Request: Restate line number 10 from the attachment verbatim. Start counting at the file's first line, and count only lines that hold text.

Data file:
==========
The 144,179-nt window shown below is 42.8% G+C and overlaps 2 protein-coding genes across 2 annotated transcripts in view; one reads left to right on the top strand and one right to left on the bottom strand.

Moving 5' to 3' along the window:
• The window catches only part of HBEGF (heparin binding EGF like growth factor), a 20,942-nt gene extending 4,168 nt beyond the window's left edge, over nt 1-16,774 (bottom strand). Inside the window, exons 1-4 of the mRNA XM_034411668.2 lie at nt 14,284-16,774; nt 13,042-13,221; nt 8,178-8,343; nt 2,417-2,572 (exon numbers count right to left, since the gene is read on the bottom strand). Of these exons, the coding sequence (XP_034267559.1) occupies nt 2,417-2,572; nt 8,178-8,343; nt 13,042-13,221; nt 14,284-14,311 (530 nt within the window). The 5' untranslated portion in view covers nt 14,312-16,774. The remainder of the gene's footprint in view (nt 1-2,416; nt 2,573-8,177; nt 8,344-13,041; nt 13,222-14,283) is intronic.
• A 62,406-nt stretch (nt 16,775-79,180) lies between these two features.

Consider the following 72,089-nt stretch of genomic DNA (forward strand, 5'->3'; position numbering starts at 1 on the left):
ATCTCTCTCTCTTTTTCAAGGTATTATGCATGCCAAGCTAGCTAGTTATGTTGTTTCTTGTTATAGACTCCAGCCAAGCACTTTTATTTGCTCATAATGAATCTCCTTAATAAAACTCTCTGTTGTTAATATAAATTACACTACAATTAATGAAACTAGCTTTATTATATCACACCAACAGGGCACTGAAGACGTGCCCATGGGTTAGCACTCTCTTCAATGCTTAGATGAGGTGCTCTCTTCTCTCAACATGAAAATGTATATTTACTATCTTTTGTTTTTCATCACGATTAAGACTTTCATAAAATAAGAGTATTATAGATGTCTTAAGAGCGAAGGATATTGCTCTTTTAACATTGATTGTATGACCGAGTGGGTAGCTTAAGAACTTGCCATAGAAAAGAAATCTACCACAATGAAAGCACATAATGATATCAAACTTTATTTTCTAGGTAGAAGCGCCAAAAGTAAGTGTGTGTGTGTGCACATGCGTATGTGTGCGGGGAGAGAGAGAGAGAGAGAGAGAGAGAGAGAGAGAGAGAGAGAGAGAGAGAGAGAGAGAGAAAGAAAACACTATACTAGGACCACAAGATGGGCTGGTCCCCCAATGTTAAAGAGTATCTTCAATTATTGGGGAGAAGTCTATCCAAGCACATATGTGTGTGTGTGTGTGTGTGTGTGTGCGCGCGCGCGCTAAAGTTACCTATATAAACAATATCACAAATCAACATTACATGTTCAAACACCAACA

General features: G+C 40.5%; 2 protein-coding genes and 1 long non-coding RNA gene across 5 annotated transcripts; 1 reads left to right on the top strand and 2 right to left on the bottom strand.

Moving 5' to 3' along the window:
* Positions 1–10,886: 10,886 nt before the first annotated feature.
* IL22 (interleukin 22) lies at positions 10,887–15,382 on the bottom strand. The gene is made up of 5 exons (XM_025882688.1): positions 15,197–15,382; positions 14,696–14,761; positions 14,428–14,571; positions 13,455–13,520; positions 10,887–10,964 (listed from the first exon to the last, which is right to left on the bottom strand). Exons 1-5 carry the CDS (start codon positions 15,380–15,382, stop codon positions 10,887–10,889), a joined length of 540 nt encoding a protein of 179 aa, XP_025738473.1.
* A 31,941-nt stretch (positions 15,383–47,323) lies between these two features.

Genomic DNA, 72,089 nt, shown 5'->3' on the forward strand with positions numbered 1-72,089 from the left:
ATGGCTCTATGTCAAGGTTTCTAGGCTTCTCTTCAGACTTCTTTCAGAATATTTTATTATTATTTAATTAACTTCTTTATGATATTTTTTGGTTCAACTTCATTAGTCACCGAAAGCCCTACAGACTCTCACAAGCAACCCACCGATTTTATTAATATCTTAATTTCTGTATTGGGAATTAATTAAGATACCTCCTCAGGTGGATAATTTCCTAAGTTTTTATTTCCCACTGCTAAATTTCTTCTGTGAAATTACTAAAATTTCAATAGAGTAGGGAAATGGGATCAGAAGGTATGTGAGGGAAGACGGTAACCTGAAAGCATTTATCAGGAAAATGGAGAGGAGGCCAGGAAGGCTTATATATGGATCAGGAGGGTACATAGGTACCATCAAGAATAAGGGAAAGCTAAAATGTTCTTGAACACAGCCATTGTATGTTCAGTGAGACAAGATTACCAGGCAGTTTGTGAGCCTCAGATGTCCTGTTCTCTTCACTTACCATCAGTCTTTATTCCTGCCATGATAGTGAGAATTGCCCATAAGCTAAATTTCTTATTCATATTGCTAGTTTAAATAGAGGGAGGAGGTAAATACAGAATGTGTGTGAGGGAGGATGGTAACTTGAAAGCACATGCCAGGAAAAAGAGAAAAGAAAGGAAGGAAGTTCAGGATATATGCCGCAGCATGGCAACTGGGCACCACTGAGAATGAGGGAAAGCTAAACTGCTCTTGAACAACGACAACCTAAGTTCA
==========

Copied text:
* IL22 (interleukin 22) lies at positions 10,887–15,382 on the bottom strand. The gene is made up of 5 exons (XM_025882688.1): positions 15,197–15,382; positions 14,696–14,761; positions 14,428–14,571; positions 13,455–13,520; positions 10,887–10,964 (listed from the first exon to the last, which is right to left on the bottom strand). Exons 1-5 carry the CDS (start codon positions 15,380–15,382, stop codon positions 10,887–10,889), a joined length of 540 nt encoding a protein of 179 aa, XP_025738473.1.